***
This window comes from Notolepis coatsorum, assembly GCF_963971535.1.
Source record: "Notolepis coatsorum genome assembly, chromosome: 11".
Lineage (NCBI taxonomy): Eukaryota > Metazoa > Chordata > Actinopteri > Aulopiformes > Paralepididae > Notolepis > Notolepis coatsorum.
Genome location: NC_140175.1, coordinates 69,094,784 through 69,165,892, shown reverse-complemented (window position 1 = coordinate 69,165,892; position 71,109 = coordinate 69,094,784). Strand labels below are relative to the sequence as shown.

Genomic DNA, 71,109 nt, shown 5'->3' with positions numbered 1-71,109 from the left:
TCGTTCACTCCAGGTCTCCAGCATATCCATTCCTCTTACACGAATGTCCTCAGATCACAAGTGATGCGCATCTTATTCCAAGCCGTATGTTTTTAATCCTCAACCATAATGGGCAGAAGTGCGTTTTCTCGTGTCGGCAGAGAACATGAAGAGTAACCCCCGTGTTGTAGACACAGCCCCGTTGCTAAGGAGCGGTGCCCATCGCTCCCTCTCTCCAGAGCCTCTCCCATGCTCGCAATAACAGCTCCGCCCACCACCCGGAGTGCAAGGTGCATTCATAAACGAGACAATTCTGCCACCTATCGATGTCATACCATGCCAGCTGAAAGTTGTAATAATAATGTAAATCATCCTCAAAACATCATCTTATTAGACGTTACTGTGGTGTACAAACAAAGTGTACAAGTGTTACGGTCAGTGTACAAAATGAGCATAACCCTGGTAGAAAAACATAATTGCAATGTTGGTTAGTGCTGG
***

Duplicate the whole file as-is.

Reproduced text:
This window comes from Notolepis coatsorum, assembly GCF_963971535.1.
Source record: "Notolepis coatsorum genome assembly, chromosome: 11".
Lineage (NCBI taxonomy): Eukaryota > Metazoa > Chordata > Actinopteri > Aulopiformes > Paralepididae > Notolepis > Notolepis coatsorum.
Genome location: NC_140175.1, coordinates 69,094,784 through 69,165,892, shown reverse-complemented (window position 1 = coordinate 69,165,892; position 71,109 = coordinate 69,094,784). Strand labels below are relative to the sequence as shown.

Genomic DNA, 71,109 nt, shown 5'->3' with positions numbered 1-71,109 from the left:
TCGTTCACTCCAGGTCTCCAGCATATCCATTCCTCTTACACGAATGTCCTCAGATCACAAGTGATGCGCATCTTATTCCAAGCCGTATGTTTTTAATCCTCAACCATAATGGGCAGAAGTGCGTTTTCTCGTGTCGGCAGAGAACATGAAGAGTAACCCCCGTGTTGTAGACACAGCCCCGTTGCTAAGGAGCGGTGCCCATCGCTCCCTCTCTCCAGAGCCTCTCCCATGCTCGCAATAACAGCTCCGCCCACCACCCGGAGTGCAAGGTGCATTCATAAACGAGACAATTCTGCCACCTATCGATGTCATACCATGCCAGCTGAAAGTTGTAATAATAATGTAAATCATCCTCAAAACATCATCTTATTAGACGTTACTGTGGTGTACAAACAAAGTGTACAAGTGTTACGGTCAGTGTACAAAATGAGCATAACCCTGGTAGAAAAACATAATTGCAATGTTGGTTAGTGCTGG